* Corus says it is “critically undercapitalized”
* Corus says critically undercapitalized banks often fail
* 44 percent of assets are nonperforming
* Regulators reject capital plan
NEW YORK, July 31 (Reuters) - Corus Bankshares Inc CORS.O, a Chicago lender battered by losses on condominium loans, said it is "critically undercapitalized," a condition that could result in its failure.
Corus posted a second-quarter loss of $487.3 million, or $9.07 per share in a regulatory filing, and said that nearly $3.1 billion, or 44 percent, of its $7.07 billion of assets are nonperforming, or not generating payments.
If Corus were to fail, it would be among the largest U.S. lenders to do so this year.
The company has struggled with what it has termed “a rapid and precipitous decline” in the value of collateral securing condominium constriction loans, including many in Arizona, southern California, southern Florida and Nevada.
Earlier this year, Corus had been put under special regulatory oversight by the Federal Reserve Bank of Chicago and the U.S. Office of the Comptroller of the Currency.
According to Friday’s filing, Corus said regulators rejected on July 6 its plan to liquidate its banking unit and sell assets over a 2-1/2 year period, and then sell whatever remained to an investor.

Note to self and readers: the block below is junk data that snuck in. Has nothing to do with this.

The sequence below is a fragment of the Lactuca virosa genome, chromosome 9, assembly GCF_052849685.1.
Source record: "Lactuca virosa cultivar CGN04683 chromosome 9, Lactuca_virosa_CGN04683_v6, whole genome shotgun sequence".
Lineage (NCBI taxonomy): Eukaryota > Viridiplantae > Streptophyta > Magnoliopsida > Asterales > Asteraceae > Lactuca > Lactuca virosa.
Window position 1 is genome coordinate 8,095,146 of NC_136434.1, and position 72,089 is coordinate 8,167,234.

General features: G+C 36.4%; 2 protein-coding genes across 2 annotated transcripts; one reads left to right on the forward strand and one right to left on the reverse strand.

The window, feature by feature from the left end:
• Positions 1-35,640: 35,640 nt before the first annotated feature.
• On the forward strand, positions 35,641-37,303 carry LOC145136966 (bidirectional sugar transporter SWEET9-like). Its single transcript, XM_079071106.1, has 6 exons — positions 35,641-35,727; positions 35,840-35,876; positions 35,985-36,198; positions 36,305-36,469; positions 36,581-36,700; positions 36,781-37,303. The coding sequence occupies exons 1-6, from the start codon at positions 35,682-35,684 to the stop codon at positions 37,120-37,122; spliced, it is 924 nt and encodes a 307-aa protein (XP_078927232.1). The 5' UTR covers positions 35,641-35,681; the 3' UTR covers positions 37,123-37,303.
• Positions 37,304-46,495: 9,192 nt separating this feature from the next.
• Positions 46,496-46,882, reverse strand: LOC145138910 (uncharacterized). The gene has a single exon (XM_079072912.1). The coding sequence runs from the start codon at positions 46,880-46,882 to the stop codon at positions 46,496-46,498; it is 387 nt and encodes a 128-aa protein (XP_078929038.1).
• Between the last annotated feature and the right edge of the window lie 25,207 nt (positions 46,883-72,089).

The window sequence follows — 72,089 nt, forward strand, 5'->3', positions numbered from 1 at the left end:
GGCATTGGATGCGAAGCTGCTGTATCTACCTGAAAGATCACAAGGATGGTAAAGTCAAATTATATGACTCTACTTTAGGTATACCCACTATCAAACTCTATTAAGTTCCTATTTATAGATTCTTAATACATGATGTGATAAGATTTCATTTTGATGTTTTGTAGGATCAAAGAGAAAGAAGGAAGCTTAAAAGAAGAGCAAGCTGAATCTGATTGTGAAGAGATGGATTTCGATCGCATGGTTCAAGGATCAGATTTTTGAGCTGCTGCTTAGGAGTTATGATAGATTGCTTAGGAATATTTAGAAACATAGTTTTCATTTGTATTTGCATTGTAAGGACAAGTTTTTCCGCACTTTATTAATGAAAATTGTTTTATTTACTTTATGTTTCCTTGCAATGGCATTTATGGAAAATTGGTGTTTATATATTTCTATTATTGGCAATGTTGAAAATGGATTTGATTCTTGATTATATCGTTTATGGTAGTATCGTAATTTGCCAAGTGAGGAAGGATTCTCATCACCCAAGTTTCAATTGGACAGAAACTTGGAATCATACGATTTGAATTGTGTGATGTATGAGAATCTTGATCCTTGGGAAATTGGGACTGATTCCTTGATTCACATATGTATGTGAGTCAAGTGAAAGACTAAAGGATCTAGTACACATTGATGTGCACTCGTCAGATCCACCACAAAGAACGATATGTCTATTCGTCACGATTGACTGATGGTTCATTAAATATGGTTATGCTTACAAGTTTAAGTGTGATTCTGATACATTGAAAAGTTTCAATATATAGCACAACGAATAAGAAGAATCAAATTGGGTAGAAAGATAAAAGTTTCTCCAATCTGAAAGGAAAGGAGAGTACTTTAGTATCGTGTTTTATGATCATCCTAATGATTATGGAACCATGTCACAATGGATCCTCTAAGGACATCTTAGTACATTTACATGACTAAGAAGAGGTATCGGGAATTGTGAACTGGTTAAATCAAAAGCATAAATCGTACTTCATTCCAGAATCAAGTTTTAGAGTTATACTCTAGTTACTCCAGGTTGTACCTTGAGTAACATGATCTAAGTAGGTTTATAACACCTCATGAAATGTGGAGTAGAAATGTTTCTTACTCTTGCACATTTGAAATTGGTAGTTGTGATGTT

The next day, it said, the Chicago Fed rejected a proposed capital plan as “not viable” and “unacceptable” because it failed to address Corus’ “serious capital erosion.”
Corus said its Tier-1 capital had fallen to negative $157 million at the end of June. It said it is “highly unlikely” to obtain outside capital “that does not include the provision of substantial assistance” by the Federal Deposit Insurance Corp or other federal regulators.
Entities deemed critically undercapitalized typically go into conservatorship or receivership by bank regulators within 90 days, the company said in its filing.
Corus had hired Bank of America Corp to help it find capital or sell assets, a person familiar with the matter said last month. Several private equity firms have been exploring buying Corus assets, according to published reports.
Shares of Corus fell 0.5 cents to 24 cents in afternoon trading on the Nasdaq. (Reporting by Jonathan Stempel)
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